The Wurm Brewery was a late nineteenth-century business in Saint Paul’s West End. Sitting in the shadows of the more prominent Christopher Stahlmann Cave and Melchior Funk Breweries, the small establishment carved out a neighborhood niche that kept it operational for more than a quarter of a century.
Then it was gone.
Saint Paul pioneer brewer Conrad (Konrad) Wurm Sr. was born in Bavaria, Germany, on February 15, 1820. In 1853, at age 32, he immigrated to the United States aboard the R.B. Sumner. Also aboard was Johanna Obert (Yobst/Jobst), the woman who would later become his wife.
Their ship landed in New Orleans, Louisiana, on October 19, 1853. While there is no evidence Wurm and Obert traveled together, a relationship between the two bloomed after their arrival. The following year, after spending some time in the region, the couple moved together to Saint Louis, Missouri. They were married on November 5, 1854.
Johanna gave birth to their first child, Conrad Jr. in February while living in Missouri. The couple’s second son was born two years later in Illinois. Conrad Sr. and Johanna, with their two boys in tow, arrived in Minnesota in 1860, soon settling in Saint Paul.
That same year Wurm and relative Andrew Winker opened a brewery near present-day Desnoyer Park. It produced two hundred barrels of beer that year, but little else is known about it. Wurm and his wife had two more children while the brewery was in operation between 1860 and 1863, a boy named Adam in 1860 and a girl named Eva in 1862.
Winker and Wurm’s business partnership dissolved in 1862 or 1863. Winker purchased a brewery in Shakopee in 1863, and Wurm opened his establishment the same year.
The Wurm Brewery opened alongside Stewart Street, between Jefferson and Grace, in Saint Paul’s West End. Located near the river bluffs, it was a small 30’ X 30’ hand brewery capable of producing up to three-hundred barrels of beer a year.
Wurm’s reasons for choosing that particular location likely weren’t too different from Christopher Stahlmann’s decision process when he built the nearby Cave Brewery in 1855. Sandstone caves provided free storage and refrigeration, and a deep underground aquifer gave the brewery access to a seemingly unlimited amount of water. Ice from the nearby Mississippi river was in abundance every winter.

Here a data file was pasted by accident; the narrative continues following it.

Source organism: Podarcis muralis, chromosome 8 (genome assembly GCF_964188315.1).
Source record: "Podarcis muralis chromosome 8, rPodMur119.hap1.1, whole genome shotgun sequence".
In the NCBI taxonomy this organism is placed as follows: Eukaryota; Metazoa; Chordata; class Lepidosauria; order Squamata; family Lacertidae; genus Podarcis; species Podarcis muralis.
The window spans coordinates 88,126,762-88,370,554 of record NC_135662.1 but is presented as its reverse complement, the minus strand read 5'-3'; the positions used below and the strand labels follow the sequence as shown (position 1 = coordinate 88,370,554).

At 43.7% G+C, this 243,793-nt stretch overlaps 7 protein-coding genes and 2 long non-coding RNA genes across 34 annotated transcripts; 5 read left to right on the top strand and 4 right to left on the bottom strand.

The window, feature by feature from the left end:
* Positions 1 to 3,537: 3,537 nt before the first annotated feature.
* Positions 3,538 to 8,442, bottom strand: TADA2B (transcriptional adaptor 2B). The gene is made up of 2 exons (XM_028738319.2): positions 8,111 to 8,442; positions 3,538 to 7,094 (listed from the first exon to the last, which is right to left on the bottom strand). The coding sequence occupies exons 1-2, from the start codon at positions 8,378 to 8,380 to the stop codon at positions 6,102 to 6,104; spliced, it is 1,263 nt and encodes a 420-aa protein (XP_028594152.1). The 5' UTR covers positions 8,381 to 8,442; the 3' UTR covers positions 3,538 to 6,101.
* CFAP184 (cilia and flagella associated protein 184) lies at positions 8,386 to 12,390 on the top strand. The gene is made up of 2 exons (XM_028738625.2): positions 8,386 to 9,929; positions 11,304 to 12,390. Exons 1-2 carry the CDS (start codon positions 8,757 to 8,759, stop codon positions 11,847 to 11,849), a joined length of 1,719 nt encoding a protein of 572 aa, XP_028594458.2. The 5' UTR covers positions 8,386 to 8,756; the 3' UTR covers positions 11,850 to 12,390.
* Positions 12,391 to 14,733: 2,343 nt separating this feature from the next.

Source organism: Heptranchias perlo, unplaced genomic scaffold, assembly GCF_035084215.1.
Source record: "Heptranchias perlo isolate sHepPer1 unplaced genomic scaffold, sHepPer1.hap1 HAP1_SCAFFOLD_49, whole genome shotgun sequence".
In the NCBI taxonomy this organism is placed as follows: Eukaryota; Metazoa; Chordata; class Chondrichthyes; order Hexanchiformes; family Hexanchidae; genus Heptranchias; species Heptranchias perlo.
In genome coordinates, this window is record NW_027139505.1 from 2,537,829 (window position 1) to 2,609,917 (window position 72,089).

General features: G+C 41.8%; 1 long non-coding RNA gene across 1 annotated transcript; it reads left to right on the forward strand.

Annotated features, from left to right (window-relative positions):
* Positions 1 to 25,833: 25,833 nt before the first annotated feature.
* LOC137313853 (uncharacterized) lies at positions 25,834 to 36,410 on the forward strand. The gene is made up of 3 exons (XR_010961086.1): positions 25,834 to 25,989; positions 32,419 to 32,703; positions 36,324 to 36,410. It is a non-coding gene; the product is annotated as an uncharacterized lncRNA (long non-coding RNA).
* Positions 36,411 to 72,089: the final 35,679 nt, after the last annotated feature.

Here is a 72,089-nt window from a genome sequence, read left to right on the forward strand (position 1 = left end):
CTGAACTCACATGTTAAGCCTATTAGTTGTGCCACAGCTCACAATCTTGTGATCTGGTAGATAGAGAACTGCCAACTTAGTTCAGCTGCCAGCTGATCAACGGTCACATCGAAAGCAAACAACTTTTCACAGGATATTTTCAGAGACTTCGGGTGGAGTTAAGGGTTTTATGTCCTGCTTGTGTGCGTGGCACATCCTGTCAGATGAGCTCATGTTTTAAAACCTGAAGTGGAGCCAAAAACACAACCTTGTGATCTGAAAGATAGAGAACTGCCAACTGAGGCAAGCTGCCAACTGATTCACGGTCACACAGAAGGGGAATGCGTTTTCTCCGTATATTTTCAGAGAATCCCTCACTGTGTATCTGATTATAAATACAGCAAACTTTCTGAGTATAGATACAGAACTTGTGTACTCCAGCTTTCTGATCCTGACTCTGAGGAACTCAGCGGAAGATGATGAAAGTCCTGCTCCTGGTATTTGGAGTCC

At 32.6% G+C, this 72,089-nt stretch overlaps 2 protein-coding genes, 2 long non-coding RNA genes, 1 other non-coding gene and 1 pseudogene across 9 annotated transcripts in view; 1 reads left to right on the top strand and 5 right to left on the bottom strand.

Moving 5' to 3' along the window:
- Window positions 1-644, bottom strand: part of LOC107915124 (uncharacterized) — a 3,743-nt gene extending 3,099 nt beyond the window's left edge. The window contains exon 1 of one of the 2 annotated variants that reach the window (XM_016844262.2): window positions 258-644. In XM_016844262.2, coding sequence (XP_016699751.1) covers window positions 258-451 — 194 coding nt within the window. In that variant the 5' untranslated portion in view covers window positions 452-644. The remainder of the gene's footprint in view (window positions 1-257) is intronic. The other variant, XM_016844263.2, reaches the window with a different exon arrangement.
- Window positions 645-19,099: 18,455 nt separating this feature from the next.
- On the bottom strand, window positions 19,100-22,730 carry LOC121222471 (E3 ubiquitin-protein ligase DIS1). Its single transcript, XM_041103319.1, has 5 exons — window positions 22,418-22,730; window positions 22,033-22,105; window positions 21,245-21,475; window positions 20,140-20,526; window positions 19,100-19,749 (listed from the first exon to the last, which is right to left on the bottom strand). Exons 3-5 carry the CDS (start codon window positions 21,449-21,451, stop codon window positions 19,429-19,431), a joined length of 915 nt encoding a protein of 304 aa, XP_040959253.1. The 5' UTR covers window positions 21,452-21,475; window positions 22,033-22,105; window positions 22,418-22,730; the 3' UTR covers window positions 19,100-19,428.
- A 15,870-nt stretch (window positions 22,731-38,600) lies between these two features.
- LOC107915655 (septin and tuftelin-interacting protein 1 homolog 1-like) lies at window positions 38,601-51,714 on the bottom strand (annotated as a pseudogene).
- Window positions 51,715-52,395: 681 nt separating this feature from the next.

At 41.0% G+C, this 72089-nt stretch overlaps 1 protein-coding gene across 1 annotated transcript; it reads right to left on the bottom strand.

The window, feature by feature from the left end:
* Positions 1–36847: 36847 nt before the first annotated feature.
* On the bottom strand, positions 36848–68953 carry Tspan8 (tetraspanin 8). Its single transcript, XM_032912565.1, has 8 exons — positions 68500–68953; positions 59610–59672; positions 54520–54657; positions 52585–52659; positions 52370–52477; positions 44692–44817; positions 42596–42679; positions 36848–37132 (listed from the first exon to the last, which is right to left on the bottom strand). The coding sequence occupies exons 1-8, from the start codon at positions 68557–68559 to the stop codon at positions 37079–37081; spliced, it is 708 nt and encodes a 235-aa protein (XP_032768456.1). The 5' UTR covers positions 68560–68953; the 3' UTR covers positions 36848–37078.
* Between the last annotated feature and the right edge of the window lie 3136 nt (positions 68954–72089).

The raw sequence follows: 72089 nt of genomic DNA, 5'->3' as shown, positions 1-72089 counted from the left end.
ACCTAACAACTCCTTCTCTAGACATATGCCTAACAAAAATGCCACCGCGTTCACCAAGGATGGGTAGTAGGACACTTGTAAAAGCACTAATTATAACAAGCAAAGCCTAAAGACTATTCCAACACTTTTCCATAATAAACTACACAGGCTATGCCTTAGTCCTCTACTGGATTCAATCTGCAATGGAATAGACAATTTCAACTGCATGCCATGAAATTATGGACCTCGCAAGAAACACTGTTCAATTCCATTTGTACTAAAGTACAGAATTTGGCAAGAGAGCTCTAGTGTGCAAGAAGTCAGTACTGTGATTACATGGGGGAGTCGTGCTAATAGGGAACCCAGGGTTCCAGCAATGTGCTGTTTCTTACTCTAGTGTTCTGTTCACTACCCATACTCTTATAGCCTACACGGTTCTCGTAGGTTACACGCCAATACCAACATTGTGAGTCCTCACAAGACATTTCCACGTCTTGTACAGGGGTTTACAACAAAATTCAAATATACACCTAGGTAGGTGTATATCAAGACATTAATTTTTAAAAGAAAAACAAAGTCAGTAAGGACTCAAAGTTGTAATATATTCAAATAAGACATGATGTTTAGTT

Throughout its history, the brewery remained a primarily local operation, mainly among the Bohemian (Czech) residents of the city—many who lived nearby. Tragedy struck in 1877. On May 21, Wurm Sr. died. He was fifty-seven years old. Shortly after his passing, his wife and sons took over the day-to-day operation of the business.
By 1880, the Wurm Brewery employed three men and powered their facility with a four-HP engine. It was a small operation—and remained so until its closing in 1889—never producing more than three hundred barrels of beer in any single year.
The area around the Wurm Brewery continued to change and grow, and over time the business was lost to history. Neither Conrad Wurm Sr. (nor his family) approached the local fame and financial heights of establishments owned by brewing contemporaries like Stahlmann, Yoerg, and Hamm. However, the brewery provides an excellent example of a pioneer-era neighborhood-centric business that seemingly sprung up out of nowhere and remained part of the community for over twenty-five years.
- Brueggeman, Gary. "Beer Capital of the State - St. Paul's Historic Family Breweries." Ramsey County History, February 16, 1981.
- Daily Globe (Saint Paul). "The Wurm Estate." March 5, 1880, 1. https://www.mnhs.org/newspapers/lccn/sn83025287/1880-03-05/ed-1/seq-1.
- Hoverson, Doug. Land of Amber Waters: The History of Brewing in Minnesota. Minneapolis: University of Minnesota Press, 2007.
- "Johanna Wurm, June 28, 1823." Tavern Trove. https://www.taverntrove.com/saturday-june-28-1823-johanna-wurm-birthday-1886.html.
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